Six Feet Under: 20 years on, the drama set in a family funeral home still feels ahead of its time

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A few months back, I found myself rewatching an episode of Six Feet Under, in which Brenda (Rachel Griffiths), has a miscarriage the day before her wedding. I was watching it while researching the depiction of miscarriage in popular culture.

I’ve watched many of these depictions over the past couple of years. But as I watched these particular characters examine the grief and trauma of miscarriage from multiple angles and with all the familiar themes of shame, guilt and blame, I was blown away by what I think now – on second viewing and after seven miscarriages of my own: it is one of the best depictions of miscarriage that I’ve seen on screen. It wasn’t just a plot device to help you get to the next story arc, but the gritty, central theme of the episode, handled with nuance and grace.

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There was messy detail, including Brenda’s awkward interrogation by her mother as to why she’s wearing a pad and big undies under her elegant white wedding dress, and her mother’s later frustration that she can’t take away her daughter’s grief. There are the options given to her by the doctor. And her new husband having to hold it together, in the way men too often think they are expected to do, before breaking down when there’s no one there to see.

I effusively told a friend that I’d forgotten how much I enjoyed the show. She said, “It was so ahead of its time in so many ways.” Watching the show again from the very beginning, I am compelled to agree.

Six Feet Under doesn’t insert difficult issues for melodramatic effect; it invests in its characters and their struggles.
There are many issues we don’t deal with well, as individuals and as a society. At the top of the list must surely be death. Photograph: Getty Images

Many of us know the plot premise: Six Feet Under follows the lives of the Fisher family, who live in and run a funeral home, and who are thrown into disarray by the sudden death of family patriarch, Nathaniel.

There are many issues we don’t deal with well, as individuals and as a society. At the top of the list must surely be death: the grief, the awkwardness, the uncertainty about what to say, the silence. So it was quite the punt for Alan Ball to set an entire show in a funeral home. And even more so to open every episode of the drama with a death. Sometimes these deaths are heartbreaking; sometimes they’re comedically dark; sometimes they’re just ordinary. But it worked. It still does. Getting sucked back in after my research I was surprised how well it’s aged – and even improved – 20 years after it aired the first of its five seasons.

Take its depiction of same-sex relationships – in particular, that of David Fisher (Michael C Hall, pre-Dexter), who comes out to his family as an adult while already in a loving relationship with Keith (Mathew St Patrick). This isn’t a nice, box-ticking disclosure exercise that’s over with quickly; it’s a carefully staged, multi-scene arc, each family member responding differently. His older brother Nate (Peter Krause) is surprised, but ultimately happy to see his brother happy. His mother Ruth (Frances Conroy) manages to make it all about herself. His younger sister Claire (Lauren Ambrose) already knows without needing to be told. His workmate Rico (Freddy Rodriguez) is disgusted, which makes their close working relationship difficult to navigate. Ultimately, David’s relationship with Keith is in many ways far more stable than many of the other characters’ couplings, and the challenges presented to the couple are dealt with in equally thoughtful and insightful ways.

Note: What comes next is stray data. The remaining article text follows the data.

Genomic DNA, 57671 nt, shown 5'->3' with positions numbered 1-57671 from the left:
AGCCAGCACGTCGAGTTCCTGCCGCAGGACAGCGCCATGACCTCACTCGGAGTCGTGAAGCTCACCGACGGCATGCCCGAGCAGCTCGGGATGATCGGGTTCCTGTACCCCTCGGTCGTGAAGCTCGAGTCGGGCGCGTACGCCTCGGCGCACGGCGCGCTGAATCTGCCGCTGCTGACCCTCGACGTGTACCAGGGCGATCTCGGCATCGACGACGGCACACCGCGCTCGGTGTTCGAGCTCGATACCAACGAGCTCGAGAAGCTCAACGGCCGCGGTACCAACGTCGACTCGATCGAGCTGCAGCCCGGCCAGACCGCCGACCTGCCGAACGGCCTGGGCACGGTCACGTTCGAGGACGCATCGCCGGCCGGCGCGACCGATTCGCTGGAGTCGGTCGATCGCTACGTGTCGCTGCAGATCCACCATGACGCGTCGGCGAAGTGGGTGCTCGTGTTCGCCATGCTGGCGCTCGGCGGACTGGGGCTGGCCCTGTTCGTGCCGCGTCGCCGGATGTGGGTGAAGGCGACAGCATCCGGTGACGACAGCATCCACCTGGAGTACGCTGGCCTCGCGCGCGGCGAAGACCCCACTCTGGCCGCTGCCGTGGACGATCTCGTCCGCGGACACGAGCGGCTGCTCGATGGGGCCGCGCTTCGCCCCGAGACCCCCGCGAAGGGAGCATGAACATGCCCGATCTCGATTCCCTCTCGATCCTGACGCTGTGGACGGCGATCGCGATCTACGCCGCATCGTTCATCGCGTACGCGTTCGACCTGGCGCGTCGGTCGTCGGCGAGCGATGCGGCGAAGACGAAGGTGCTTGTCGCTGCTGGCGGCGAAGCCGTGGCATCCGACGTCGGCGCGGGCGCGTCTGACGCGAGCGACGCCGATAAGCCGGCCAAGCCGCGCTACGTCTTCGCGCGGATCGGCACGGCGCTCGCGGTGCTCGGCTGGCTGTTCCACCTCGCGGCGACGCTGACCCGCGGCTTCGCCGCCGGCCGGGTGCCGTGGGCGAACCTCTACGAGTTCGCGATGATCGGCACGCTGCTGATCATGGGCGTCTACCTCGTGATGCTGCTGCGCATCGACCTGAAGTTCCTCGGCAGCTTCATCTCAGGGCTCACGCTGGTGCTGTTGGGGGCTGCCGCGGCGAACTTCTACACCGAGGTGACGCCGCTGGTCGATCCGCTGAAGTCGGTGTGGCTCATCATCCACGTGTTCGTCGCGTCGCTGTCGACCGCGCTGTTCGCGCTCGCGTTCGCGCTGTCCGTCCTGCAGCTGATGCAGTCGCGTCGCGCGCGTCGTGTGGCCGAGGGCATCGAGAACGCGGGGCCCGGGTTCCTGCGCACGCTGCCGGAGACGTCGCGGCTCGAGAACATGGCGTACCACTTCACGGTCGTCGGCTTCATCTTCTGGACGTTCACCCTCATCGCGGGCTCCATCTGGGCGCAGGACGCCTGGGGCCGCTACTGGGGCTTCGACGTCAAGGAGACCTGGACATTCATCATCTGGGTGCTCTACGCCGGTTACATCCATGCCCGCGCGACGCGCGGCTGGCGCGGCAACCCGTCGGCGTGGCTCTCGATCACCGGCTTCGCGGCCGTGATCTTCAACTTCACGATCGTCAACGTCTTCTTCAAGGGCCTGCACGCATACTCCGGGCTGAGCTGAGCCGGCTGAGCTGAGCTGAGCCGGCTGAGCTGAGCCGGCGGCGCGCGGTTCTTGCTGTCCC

Lauren Ambrose, left, and Frances Conroy are shown in a scene from HBO’s Six Feet Under
Six Feet Under doesn’t insert difficult issues for melodramatic effect; it invests in its characters and their struggles. Photograph: Larry Watson/AP

Many of the show’s themes are incredibly difficult: hard drug use, sex addiction, abortion, dementia, to mention only a few. But just like its treatment of death, Six Feet Under doesn’t insert these issues for melodramatic effect, or use metaphors or workarounds to avoid facing the hard stuff. It invests in its characters and their struggles, unpacking the issues they face and finding shades of grey and, crucially, some kind of understanding and empathy.

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Outstanding scripting is also supported by some of the finest acting seen on the small screen – there’s a reason the cast received dozens of Emmy, Golden Globe and Screen Actors Guild nominations over the life of the show, and won a swag of them too. The show’s much-lauded finale fully capitalises on this investment – and the viewers’ along with it. Of course, there’s death. But as we come to understand throughout the show, death is just what happens to all of us. By this time, it almost feels like an old friend. And while each story has its own takeaway, love shines through in every one – not a saccharine, soap opera love; real, deep, flawed, pockmarked love, all the more moving for its honest depiction.

Six Feet Under was an ambitious and groundbreaking show at the time. Rewatching it two decades later, I now think it comes pretty close to perfection. So many of the issues raised, whether subtly or more directly, are still as relevant today as they ever were. That in itself is an achievement. If I haven’t yet made you remember why this show was so good, or convinced you to take the plunge and experience it for the first time, then at least I’ll go to my grave knowing I tried.

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